The Port Authority police turned him over to New York Police Department detectives. They handcuffed him.

Mr Strauss-Kahn made no statements and requested a lawyer. He was taken to the NYPD's Special Victims Unit in Harlem, which investigates sex crimes. He made no statements.

SATURDAY NIGHT/SUNDAY MORNING, TIME UNKNOWN -- The French consul general met Mr Strauss-Kahn, said Marie-Laure Charrier, a spokeswoman for the French consulate in New York.

SUNDAY 1.15AM -- Mr Strauss-Kahn's lawyer, Benjamin Brafman, told Reuters in an email that the IMF chief would plead not guilty.

SUNDAY 2.15 AM -- Mr Strauss-Kahn was arrested and charged with a criminal sexual act, attempted rape and unlawful imprisonment. He spent the night at the Special Victims Unit, sleeping in a chair.

SUNDAY 11AM -- Mr Strauss-Kahn's wife, French television personality Anne Sinclair, said in a statement: "I do not believe for a single second the accusations levelled against my husband . . . I do not doubt his innocence will be established."

SUNDAY 1PM -- Mr Strauss-Kahn's lawyers, Brafman and William Taylor, arrived and spent half an hour with their client. Brafman again said Mr Strauss-Kahn would plead not guilty.

SUNDAY 2 PM -- Sofitel New York manager Jorge Tito said in a statement sent by property owner Accor in Paris that the maid had worked for the hotel for three years and was "completely satisfactory in terms of her work and behaviour".

SUNDAY 3.50PM -- The maid arrived at the Special Victims Unit in a van and shielded from photographers by police with a white sheet. She identified Mr Strauss-Kahn in a six-man line-up, an NYPD spokesman said.

SUNDAY 11PM -- A handcuffed Mr Strauss-Kahn was taken to Kings County Hospital in Brooklyn where he was examined by forensic technicians who specialise in investigating sexual assault cases.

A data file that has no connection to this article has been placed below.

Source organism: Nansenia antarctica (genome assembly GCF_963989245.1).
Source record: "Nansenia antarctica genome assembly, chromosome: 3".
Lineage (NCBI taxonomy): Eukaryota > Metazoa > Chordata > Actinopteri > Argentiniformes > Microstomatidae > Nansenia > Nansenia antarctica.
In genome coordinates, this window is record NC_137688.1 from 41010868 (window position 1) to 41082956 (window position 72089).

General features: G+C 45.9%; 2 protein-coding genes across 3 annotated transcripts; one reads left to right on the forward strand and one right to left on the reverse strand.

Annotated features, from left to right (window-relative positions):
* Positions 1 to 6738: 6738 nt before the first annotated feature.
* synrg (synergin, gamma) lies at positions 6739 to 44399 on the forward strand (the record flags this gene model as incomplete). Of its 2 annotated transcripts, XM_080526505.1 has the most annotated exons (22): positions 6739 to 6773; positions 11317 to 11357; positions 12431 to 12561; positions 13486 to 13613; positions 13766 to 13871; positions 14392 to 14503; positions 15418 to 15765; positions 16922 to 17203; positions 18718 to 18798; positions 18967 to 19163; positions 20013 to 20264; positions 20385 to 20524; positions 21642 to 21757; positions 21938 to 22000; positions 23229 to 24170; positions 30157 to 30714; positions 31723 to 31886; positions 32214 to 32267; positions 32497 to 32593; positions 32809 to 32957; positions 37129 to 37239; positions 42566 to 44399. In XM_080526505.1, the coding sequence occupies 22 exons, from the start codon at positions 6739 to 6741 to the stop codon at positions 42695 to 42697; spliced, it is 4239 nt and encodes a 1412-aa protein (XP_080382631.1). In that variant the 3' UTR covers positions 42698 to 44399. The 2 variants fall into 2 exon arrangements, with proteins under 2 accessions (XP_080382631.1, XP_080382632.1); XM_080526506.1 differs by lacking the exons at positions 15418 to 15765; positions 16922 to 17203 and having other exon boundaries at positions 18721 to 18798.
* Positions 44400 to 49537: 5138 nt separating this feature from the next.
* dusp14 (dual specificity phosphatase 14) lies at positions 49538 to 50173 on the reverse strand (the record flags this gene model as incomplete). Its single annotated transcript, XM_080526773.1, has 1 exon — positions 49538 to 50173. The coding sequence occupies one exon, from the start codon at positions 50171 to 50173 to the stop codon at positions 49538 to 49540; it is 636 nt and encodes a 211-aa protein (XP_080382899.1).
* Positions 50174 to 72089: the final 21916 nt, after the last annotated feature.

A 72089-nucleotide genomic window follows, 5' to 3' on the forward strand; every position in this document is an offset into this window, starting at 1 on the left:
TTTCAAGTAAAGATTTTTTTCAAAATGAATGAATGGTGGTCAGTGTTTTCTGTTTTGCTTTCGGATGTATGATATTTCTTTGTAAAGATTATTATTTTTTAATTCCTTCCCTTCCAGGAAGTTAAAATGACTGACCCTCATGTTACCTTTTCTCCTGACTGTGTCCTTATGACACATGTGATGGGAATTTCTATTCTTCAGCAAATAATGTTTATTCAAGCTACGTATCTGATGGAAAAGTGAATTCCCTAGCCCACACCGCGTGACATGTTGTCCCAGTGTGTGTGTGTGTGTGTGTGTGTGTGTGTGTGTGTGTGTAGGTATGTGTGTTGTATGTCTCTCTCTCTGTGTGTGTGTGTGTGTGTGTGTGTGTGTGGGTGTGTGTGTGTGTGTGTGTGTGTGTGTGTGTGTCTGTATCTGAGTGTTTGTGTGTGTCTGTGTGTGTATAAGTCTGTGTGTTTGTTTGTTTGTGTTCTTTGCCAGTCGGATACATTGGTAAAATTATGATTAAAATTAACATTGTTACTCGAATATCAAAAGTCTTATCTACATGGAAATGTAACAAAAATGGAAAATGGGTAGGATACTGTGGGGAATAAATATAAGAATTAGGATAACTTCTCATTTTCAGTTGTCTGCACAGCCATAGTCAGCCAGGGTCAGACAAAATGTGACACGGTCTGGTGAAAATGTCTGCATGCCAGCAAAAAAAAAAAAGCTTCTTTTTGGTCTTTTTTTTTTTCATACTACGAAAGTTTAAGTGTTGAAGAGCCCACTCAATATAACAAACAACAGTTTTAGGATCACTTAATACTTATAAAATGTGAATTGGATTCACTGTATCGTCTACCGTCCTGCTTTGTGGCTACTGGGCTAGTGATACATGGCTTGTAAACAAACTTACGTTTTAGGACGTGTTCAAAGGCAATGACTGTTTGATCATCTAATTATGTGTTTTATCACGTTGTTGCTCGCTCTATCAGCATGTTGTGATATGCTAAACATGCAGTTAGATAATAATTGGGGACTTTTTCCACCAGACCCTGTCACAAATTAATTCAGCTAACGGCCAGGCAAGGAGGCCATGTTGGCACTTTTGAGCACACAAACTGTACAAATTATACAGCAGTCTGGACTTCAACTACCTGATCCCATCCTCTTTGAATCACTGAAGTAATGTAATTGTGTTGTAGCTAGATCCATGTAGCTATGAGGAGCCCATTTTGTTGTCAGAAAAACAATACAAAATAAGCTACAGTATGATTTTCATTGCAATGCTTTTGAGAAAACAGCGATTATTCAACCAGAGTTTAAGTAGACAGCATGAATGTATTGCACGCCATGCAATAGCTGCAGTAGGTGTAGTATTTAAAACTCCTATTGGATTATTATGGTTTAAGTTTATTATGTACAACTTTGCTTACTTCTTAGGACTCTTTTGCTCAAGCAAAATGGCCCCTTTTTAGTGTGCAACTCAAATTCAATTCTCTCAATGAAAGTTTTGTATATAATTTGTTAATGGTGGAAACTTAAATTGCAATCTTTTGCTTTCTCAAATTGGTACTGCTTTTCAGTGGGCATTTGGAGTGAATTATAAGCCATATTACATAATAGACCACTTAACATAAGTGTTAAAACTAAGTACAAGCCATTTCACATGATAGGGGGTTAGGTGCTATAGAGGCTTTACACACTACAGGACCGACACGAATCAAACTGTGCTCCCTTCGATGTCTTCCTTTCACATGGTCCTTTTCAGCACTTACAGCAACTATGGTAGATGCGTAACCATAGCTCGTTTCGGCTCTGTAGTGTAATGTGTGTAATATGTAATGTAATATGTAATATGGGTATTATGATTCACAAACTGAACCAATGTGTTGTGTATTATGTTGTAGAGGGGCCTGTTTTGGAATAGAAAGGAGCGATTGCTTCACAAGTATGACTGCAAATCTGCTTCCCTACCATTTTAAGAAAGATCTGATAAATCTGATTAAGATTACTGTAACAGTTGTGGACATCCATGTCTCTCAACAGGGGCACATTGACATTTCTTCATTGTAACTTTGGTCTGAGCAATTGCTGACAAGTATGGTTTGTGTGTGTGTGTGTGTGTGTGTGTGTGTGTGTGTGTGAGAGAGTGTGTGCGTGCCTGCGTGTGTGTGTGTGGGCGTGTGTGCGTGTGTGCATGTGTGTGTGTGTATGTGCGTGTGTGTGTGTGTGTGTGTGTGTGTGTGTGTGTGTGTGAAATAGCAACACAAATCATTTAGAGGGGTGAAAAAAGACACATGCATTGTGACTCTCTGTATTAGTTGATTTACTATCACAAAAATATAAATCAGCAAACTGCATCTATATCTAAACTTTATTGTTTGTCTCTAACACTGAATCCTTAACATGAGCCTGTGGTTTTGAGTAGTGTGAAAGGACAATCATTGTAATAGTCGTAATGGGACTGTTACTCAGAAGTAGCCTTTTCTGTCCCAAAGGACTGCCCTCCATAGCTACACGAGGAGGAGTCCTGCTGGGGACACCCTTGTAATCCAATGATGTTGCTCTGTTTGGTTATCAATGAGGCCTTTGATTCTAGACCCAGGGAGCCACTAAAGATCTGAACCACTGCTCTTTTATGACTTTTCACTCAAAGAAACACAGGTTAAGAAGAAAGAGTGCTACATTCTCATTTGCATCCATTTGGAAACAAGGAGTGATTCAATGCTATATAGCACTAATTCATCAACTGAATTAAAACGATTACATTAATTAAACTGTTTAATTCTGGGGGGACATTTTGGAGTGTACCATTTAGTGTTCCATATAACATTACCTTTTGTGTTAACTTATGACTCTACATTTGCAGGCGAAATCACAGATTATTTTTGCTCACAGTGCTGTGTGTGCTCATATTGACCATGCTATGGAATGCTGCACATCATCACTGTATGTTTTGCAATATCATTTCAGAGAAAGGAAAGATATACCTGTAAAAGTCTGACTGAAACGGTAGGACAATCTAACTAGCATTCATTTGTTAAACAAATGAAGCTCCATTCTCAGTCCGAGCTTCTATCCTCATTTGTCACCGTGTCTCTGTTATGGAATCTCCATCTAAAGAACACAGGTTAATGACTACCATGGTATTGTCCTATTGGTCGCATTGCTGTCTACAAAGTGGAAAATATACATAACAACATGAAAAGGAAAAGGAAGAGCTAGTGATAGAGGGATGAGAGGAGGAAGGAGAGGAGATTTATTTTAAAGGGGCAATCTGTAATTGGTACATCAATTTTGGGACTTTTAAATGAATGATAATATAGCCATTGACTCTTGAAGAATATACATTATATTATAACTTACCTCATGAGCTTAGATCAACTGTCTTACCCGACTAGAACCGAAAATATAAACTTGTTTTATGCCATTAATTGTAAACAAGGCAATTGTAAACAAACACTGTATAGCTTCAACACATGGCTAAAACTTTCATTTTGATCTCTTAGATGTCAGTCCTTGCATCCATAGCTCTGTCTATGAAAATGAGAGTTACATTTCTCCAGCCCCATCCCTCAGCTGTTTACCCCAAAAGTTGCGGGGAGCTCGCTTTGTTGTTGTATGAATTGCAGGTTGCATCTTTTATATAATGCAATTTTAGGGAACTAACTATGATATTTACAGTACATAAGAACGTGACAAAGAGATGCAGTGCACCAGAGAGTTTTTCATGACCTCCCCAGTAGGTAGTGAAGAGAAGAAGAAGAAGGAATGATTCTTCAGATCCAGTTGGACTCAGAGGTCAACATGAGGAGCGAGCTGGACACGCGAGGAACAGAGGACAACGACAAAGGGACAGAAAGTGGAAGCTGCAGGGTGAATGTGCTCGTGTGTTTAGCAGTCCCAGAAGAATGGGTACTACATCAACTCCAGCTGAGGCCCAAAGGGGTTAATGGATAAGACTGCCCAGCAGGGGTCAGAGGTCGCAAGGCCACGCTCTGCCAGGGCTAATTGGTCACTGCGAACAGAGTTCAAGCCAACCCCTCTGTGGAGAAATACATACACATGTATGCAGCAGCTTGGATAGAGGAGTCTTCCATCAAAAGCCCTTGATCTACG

MONDAY about 3.30AM -- Mr Strauss-Kahn's mug shot was taken at the Manhattan Criminal Court building. The photo showed him looking haggard, his eyes downcast and his shirt collar open.

MONDAY 10.50AM -- mr Strauss-Kahn entered Manhattan Criminal Court for his hearing. Before his appearance, other defendants appeared before the judge in the media-packed courtroom on charges including drug possession and criminal trespassing.

He appeared to be dressed in the same clothes he was wearing on Sunday, looked tired, grim and unshaven.

MONDAY 12PM -- Mr Strauss-Kahn was denied bail.

MONDAY, TIME UNKNOWN -- Mr Strauss-Kahn was transferred to Rikers Island jail and held in protective custody, a spokesman for the New York City Department of Correction said.

TUESDAY, TIME UNKNOWN/ WEDNESDAY, TIME UNKNOWN -- At Mr Strauss-Kahn's request, the French consul general visited him at Rikers Island jail both days, a consul spokesman said.

WEDNESDAY -- Mr Strauss-Kahn resigned as managing director of the International Monetary Fund. "I deny with the greatest possible firmness all of the allegations that have been made against me," he said in his letter of resignation, which was released by the IMF and dated May 18.

THURSDAY, 4PM -- A New York judge granted Mr Strauss-Kahn bail. The terms were $1m cash bail and 24-hour home detention with electronic monitoring. He was ordered to have one armed guard at all times at his own expense and to have a $5m insurance bond. Prosecutors had argued that he was a flight risk.

His wife rented a New York City apartment where the couple had intended to live, his lawyer William Taylor said. The cost of the security arrangements alone was put at $200,000 a month.

THURSDAY, TIME UNKNOWN -- Mr Strauss-Kahn was taken back to Rikers Island jail. He was expected to be released on Friday when bail paperwork was completed.

FRIDAY, about 3.30PM -- A New York judge ordered that Mr Strauss-Kahn be released from Rikers Island jail and sent to a temporary home in Lower Manhattan.